Tafawa Balewa was his father's only child. Although it is widely presumed that he was Hausa, Balewa's father was in fact of Bageri ethnicity, and his mother Fatima Inna was Fulani. He attended Koranic school and learnt the first chapter of the Qur'an by heart. For his Western education he attended Bauchi Provincial School. According to his teacher and classmates he was shy, quiet and not an outstanding student. He later enrolled at Katsina Teacher Training College (1928-1933) and graduated with a third class certificate, performing best in English. He became a teacher and having passed the Senior Teacher's Certificate examination he would go on to become headmaster of the Bauchi Middle School. He and a handful of northern teachers obtained scholarships to study at the University of London's Institute of Education from 1945 to 1946, where he received a teacher's certificate in history. When he returned to Nigeria, Balewa said he "returned to Nigeria with new eyes, because [he] had seen people who lived without fear, who obeyed the law as part of their nature, who knew individual liberty.
...
In 1946 the Bauchi Native Authority had selected Tafawa Balewa as their representative to the Northern House of Assembly and the House of Assembly in turn selected him to become a member of the Nigerian Legislative Council. In the North's first elections in 1951, Tafawa Balewa won seats in the Northern House of Assembly and in the House of Representatives in Lagos, where he became a minister in the Central Council. By 1952 he became Minister of Works and in 1954 was made Minister of Transport and the Senior Minister and leader of the NPC in the House of Representatives. In 1957 he became the first prime minister of Nigeria, a position he held until his death. At first, Balewa was suspicious of Nigerian unification and feared that the Northern Region would be dominated by the better educated and dynamic South. He said that "the southern tribes who are now pouring into the north in ever increasing numbers...do not mix with the northern people in social matters and we...look upon them as invaders. Since 1914 the British government has been trying to make Nigeria into one country, but the Nigerian people themselves are historically different in their backgrounds, in their religious beliefs and customs, and do not show themselves any sign of willingness to unite. So what it comes to is that Nigerian unity is only a British intention in the country." He would later change his ideology and adopt a federal outlook following a visit to America in 1955. He reminisced that "in less than 200 years, this great country [America] was welded together by people of so many different backgrounds.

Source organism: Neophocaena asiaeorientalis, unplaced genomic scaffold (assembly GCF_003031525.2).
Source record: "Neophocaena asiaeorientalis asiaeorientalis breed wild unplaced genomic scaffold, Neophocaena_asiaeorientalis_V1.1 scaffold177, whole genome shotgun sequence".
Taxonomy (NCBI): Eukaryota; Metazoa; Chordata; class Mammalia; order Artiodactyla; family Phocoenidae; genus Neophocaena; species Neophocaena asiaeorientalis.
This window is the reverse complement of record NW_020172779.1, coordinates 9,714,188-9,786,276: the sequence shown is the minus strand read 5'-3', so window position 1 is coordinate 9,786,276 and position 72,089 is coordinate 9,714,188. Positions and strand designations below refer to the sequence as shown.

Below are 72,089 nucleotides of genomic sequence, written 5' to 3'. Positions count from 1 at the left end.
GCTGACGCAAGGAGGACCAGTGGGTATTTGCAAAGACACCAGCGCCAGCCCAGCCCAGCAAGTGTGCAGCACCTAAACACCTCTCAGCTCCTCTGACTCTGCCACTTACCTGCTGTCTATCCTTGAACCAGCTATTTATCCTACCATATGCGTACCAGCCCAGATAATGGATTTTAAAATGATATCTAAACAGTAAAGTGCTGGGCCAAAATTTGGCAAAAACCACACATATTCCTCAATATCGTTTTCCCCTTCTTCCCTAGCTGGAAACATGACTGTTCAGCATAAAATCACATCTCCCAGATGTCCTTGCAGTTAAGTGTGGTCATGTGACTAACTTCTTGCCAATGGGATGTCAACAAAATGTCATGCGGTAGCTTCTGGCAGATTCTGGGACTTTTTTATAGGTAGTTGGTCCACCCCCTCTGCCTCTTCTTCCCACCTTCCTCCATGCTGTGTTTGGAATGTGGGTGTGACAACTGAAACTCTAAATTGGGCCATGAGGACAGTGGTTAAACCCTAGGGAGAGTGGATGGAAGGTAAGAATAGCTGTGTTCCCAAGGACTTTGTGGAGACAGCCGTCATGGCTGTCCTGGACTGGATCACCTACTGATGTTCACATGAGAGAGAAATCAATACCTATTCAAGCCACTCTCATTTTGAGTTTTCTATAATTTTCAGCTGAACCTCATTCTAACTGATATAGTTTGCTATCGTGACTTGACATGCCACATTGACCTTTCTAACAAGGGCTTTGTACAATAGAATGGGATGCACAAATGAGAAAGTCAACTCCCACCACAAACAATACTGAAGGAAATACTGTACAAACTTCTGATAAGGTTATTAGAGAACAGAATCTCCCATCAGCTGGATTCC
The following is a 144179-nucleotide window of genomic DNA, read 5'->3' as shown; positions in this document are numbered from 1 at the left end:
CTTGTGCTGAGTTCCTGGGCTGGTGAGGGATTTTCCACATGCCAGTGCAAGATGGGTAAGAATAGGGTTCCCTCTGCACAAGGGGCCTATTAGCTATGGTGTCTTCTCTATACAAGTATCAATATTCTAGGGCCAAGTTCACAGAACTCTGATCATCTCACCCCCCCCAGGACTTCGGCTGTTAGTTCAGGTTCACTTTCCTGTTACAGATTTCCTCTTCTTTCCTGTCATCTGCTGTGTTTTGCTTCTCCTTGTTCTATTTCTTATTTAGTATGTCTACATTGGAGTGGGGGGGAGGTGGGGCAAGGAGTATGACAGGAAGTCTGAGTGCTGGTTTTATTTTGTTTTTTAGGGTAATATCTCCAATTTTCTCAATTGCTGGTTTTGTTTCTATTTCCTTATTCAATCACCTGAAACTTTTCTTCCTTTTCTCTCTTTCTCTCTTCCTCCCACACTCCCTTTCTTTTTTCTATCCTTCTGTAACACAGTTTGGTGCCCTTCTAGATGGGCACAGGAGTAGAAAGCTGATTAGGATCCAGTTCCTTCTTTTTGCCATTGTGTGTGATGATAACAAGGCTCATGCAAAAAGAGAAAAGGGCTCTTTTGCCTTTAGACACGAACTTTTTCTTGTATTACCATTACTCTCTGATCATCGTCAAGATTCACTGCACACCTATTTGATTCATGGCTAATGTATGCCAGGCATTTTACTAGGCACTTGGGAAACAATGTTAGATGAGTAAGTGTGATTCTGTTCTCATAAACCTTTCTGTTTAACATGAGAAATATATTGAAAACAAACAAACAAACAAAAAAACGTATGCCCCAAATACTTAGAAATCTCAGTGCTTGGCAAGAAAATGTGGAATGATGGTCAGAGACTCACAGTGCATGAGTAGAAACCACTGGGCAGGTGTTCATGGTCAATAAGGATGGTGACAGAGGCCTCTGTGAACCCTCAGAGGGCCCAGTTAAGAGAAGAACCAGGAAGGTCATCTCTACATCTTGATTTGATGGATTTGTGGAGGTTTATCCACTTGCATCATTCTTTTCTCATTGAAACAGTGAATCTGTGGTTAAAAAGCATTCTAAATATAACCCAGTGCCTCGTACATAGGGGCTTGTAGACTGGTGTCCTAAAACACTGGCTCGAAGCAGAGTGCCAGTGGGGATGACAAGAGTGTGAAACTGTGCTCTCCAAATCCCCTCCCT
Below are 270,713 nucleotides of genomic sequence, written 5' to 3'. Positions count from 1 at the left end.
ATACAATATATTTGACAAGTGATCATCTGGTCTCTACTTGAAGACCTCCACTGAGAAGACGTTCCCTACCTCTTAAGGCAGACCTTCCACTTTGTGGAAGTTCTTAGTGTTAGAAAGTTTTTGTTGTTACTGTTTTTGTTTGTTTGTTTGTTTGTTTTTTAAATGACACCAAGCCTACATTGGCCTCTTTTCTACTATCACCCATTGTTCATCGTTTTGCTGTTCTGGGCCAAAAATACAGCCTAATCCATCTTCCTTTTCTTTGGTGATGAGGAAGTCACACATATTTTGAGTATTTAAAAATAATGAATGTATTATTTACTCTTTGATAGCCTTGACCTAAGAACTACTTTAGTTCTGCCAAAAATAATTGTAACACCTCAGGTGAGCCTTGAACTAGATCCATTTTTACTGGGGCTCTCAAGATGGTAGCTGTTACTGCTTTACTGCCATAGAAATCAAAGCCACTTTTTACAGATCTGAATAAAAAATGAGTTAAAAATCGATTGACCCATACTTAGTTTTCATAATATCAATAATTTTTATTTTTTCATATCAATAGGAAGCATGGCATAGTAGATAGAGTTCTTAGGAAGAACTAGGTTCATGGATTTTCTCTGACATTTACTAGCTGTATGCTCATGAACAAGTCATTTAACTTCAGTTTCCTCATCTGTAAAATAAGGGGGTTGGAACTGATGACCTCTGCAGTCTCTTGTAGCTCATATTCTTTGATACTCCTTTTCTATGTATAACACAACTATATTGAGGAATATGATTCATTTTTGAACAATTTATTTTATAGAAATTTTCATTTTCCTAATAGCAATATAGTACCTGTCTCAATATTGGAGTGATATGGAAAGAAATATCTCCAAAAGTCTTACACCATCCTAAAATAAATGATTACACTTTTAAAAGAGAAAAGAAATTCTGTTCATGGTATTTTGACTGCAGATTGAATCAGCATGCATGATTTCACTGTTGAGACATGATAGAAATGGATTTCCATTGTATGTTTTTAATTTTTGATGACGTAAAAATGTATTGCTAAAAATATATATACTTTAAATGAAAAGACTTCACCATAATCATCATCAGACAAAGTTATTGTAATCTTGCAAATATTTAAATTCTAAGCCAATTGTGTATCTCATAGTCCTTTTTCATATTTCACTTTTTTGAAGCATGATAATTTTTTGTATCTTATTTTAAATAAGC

...
Tafawa Balewa, Princess Alexandra, Nigerian independence
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Princess Alexandra and Tafawa Balewa